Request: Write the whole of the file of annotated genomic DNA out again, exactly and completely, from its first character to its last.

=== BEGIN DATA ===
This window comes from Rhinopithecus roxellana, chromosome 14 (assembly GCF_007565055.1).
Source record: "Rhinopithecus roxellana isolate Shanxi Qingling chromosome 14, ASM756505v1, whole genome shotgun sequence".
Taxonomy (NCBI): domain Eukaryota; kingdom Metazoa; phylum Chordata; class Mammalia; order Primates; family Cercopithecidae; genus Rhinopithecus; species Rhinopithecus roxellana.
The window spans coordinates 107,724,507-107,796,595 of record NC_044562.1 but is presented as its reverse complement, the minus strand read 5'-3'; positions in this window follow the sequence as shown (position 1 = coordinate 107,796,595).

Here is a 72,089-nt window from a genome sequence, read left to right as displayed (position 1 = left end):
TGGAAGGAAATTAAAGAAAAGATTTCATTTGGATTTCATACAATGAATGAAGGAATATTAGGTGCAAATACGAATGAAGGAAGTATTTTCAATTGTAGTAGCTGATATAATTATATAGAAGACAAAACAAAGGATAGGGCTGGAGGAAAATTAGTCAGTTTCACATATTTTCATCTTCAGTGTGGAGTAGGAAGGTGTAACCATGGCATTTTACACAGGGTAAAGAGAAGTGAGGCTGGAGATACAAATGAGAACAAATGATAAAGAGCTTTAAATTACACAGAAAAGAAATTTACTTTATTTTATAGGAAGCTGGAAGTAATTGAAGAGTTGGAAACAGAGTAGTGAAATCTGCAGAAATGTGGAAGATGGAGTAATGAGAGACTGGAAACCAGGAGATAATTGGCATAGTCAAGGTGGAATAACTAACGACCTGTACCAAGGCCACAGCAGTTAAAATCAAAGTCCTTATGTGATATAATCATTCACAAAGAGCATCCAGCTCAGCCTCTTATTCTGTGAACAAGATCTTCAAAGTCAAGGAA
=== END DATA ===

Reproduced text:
This window comes from Rhinopithecus roxellana, chromosome 14 (assembly GCF_007565055.1).
Source record: "Rhinopithecus roxellana isolate Shanxi Qingling chromosome 14, ASM756505v1, whole genome shotgun sequence".
Taxonomy (NCBI): domain Eukaryota; kingdom Metazoa; phylum Chordata; class Mammalia; order Primates; family Cercopithecidae; genus Rhinopithecus; species Rhinopithecus roxellana.
The window spans coordinates 107,724,507-107,796,595 of record NC_044562.1 but is presented as its reverse complement, the minus strand read 5'-3'; positions in this window follow the sequence as shown (position 1 = coordinate 107,796,595).

Here is a 72,089-nt window from a genome sequence, read left to right as displayed (position 1 = left end):
TGGAAGGAAATTAAAGAAAAGATTTCATTTGGATTTCATACAATGAATGAAGGAATATTAGGTGCAAATACGAATGAAGGAAGTATTTTCAATTGTAGTAGCTGATATAATTATATAGAAGACAAAACAAAGGATAGGGCTGGAGGAAAATTAGTCAGTTTCACATATTTTCATCTTCAGTGTGGAGTAGGAAGGTGTAACCATGGCATTTTACACAGGGTAAAGAGAAGTGAGGCTGGAGATACAAATGAGAACAAATGATAAAGAGCTTTAAATTACACAGAAAAGAAATTTACTTTATTTTATAGGAAGCTGGAAGTAATTGAAGAGTTGGAAACAGAGTAGTGAAATCTGCAGAAATGTGGAAGATGGAGTAATGAGAGACTGGAAACCAGGAGATAATTGGCATAGTCAAGGTGGAATAACTAACGACCTGTACCAAGGCCACAGCAGTTAAAATCAAAGTCCTTATGTGATATAATCATTCACAAAGAGCATCCAGCTCAGCCTCTTATTCTGTGAACAAGATCTTCAAAGTCAAGGAA